the Change I Wish to See

...and whatever else it takes to find my pants

3.19.2008

Second Comes Love

Late tonight, huddled at my computer screen, I met Barack Obama. I liked him. We still have a lot to talk about before we're pushing a baby in a baby carriage, but at least we're finally sitting in a tree.

He seems different exposed. Maybe we all do. Maybe our truest moments come only when we're naked, moments at which we reveal the difference between being honest and being candid. Why do we roll up our pant leg to show you that scar we got when we were 6? Probably because it makes the story we tell about it more real.

Now, before you chastise me for having multiple personalities, and choosing today's persona because it has a shiny new convertible bandwagon...

I'm still not in love with Barack. So much of me wants to be. I want him to wear the air of my aspirations and a suit whose lapel is cut to the style of my conviction. Not because I am what he should be, but because I want what he is to include me. I want my words to resound in his voice. I want my ideals to shape his endeavors. Most of all, I want my passion to drive his spirit.

Today he made it possible to love him. But we still have work to do in this relationship. I can forget Rev. Wright's name by tomorrow. The name of his church already escapes me. I was never supposed to commit to Rev. Wright. No 2008 election outcome put the stability of the world, the fate of our economy, or the dreams of my parents in his hands. But I'm supposed to trust Barack with at least that, if not more.

And so we should be greatly excited at the opportunity Barack reminds us is waiting to be actualized. But we can still ask why it took so long. He has been the candidate of hope, change, dreams, faith, and everything between. We've crowned him the facilitator, if not the bringer, of the cure for what ails us. But listen to what he said today: we cannot move forward infected by anger. Yet until today, he never bothered to fearlessly identify what is arguably our most viral disease. Until there was a crisis, he offered no management.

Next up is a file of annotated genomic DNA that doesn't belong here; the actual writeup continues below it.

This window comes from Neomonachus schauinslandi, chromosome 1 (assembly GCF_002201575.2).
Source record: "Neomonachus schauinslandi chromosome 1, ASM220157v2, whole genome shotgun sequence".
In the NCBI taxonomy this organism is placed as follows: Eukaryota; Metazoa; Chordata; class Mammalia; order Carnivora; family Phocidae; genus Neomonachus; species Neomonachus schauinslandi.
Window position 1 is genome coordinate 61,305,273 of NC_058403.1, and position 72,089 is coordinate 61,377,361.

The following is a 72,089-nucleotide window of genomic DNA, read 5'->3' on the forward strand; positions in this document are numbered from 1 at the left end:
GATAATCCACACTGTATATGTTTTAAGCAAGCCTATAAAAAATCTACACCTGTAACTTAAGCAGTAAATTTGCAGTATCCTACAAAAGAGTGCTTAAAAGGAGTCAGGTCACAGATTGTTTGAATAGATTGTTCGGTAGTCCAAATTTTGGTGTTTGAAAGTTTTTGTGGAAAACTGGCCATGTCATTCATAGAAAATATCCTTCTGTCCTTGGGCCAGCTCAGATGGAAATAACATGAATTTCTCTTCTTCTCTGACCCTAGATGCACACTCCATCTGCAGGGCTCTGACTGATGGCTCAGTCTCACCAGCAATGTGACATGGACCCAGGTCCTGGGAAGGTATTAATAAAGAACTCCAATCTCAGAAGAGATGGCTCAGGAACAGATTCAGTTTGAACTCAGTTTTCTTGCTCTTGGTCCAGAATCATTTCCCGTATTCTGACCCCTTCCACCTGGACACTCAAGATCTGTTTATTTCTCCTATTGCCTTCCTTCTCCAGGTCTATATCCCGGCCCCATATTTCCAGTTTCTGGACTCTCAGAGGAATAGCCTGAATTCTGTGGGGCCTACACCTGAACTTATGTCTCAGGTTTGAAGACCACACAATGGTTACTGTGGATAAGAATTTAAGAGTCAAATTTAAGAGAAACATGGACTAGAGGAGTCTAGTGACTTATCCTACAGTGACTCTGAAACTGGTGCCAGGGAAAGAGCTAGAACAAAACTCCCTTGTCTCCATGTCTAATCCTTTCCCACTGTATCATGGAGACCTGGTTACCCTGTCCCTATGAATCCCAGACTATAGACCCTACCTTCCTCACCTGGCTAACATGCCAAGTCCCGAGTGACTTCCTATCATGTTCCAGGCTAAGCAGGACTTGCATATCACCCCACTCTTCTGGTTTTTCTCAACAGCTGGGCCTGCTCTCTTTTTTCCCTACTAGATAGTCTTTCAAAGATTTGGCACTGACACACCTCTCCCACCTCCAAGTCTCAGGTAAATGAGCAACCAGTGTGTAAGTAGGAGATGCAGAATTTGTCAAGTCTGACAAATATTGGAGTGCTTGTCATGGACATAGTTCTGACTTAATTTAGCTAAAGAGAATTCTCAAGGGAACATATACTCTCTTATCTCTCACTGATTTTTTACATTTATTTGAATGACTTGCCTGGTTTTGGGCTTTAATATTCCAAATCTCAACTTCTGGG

It is critical that you understand I do not consider him an opportunist. What we witnessed was not mere political calculation. He was knocked down. He stood up. He brushed his shoulders off. He took huge strides. He was impressive. He was complete. And I thank him.

He was aware this morning. But my calendar shows more than just today. Today, Barack admitted what we all at least suspected he knew. Race is more than an issue in America. It is its own institution. I know Barack didn't learn this by watching the pundits last week. I know he's lived it. I know he and Michelle have told their children allegories, if not stories, about it. He had to know this was a speech he'd have to give, even if he imagined it never included his pastor's name. JFK had to. Romney tried to. Barack has more vision than he previously displayed. He should not have been surprised here.

I know he walks a fine line. Forget thin ice. It must be more like he's skating on a meniscus, in a glass half-full. He has to convince a nation that Cornell is as right as he is wrong: that his race matters as much as it doesn't. Don't tell me it has been unfair to expect that he found a way to deliver that message flawlessly, though. He did it today. And you should've expected it before now at least as much I did. We owe that sense of inquiry to ourselves.

And we owe both our ancestors and our children more than static reincarnations of the past. That's the subtext of Barack's speech today. That obviously means answering a call to arms to erase inequality. I understand your point: that perhaps the issue wasn't ripe, that we weren't yet ready to receive until controversy arose. It's frightening how true that may be (we too often ignore leaks until they're floods). You might even say that I had no reason to have doubts in the first place. You may be right, but only because calling my hesitation "doubt" misses the mark. You've seen it: two black men pass each other on the street, make eye contact, and nod. True, maybe neither one of them has lived anything like the life of the other. But they nod silently anyway. They believe there's a great chance they share something. They have to believe it. It soothes. All I've ever said is that the man who will be president has to do more than nod. He has to open his mouth. He has to speak.

And so my anger in my posts about Barack should be measured not as blame, but as the weight of great expectations. I want him to be great because we simply cannot survive any less. I want him to be great because he can be. And I am not afraid to ask it of him.

I am a bundle of all of the contradictions he acknowledged today. It's comforting to know he is, too.

2 comments:

Sailesh said...

Like a son looking at his father with the eyes of an innocence lost, I too look at Barack yearning to believe that I will not be betrayed again. Too many times I have been left standing on the soccer field, silently in my solitude, waiting for this country to remember. Like all those inflicted by this betrayal it is hard to trust again, it is hard to believe, it is hard gather the courage to hope. So I choose not to. I am coward. I will not wear a button, I will not hold a sign, I will not push a pin. It is safer here. Because just like our fathers and their fathers before them, who walked into their roles inexperienced and confused the world is greater than them. This country needs more than a father to heal its wounds. It needs more than a mother to comfort them. I can't tell you what it needs, but for now I'm still standing.

aijuswanawrite said...

This country owes the people I love a lot. I'm willing to give Barack a chance. But you're right: I've lost too much trust to write a blank check yet.